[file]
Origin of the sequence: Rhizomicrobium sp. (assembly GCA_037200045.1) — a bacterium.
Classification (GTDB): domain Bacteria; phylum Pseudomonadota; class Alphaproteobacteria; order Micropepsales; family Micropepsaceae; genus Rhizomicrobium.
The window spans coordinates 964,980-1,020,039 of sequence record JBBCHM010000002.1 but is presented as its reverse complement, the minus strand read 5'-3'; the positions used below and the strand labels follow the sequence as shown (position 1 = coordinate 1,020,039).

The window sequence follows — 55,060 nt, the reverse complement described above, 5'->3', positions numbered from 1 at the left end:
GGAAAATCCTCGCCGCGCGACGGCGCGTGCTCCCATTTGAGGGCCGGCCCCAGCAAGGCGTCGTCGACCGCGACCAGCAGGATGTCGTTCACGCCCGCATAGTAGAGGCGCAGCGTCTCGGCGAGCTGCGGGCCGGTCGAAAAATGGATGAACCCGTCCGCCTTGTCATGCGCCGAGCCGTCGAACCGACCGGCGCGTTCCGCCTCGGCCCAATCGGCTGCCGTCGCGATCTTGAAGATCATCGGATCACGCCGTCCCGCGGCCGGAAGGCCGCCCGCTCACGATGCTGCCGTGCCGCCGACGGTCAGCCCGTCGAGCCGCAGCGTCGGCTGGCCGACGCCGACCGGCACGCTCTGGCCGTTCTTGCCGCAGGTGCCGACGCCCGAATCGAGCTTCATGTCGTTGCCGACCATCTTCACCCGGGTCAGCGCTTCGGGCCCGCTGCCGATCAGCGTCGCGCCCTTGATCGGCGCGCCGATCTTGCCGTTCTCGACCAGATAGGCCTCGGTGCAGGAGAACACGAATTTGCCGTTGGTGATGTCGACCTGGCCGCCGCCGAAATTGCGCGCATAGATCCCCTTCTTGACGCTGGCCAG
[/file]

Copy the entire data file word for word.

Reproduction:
Origin of the sequence: Rhizomicrobium sp. (assembly GCA_037200045.1) — a bacterium.
Classification (GTDB): domain Bacteria; phylum Pseudomonadota; class Alphaproteobacteria; order Micropepsales; family Micropepsaceae; genus Rhizomicrobium.
The window spans coordinates 964,980-1,020,039 of sequence record JBBCHM010000002.1 but is presented as its reverse complement, the minus strand read 5'-3'; the positions used below and the strand labels follow the sequence as shown (position 1 = coordinate 1,020,039).

The window sequence follows — 55,060 nt, the reverse complement described above, 5'->3', positions numbered from 1 at the left end:
GGAAAATCCTCGCCGCGCGACGGCGCGTGCTCCCATTTGAGGGCCGGCCCCAGCAAGGCGTCGTCGACCGCGACCAGCAGGATGTCGTTCACGCCCGCATAGTAGAGGCGCAGCGTCTCGGCGAGCTGCGGGCCGGTCGAAAAATGGATGAACCCGTCCGCCTTGTCATGCGCCGAGCCGTCGAACCGACCGGCGCGTTCCGCCTCGGCCCAATCGGCTGCCGTCGCGATCTTGAAGATCATCGGATCACGCCGTCCCGCGGCCGGAAGGCCGCCCGCTCACGATGCTGCCGTGCCGCCGACGGTCAGCCCGTCGAGCCGCAGCGTCGGCTGGCCGACGCCGACCGGCACGCTCTGGCCGTTCTTGCCGCAGGTGCCGACGCCCGAATCGAGCTTCATGTCGTTGCCGACCATCTTCACCCGGGTCAGCGCTTCGGGCCCGCTGCCGATCAGCGTCGCGCCCTTGATCGGCGCGCCGATCTTGCCGTTCTCGACCAGATAGGCCTCGGTGCAGGAGAACACGAATTTGCCGTTGGTGATGTCGACCTGGCCGCCGCCGAAATTGCGCGCATAGATCCCCTTCTTGACGCTGGCCAG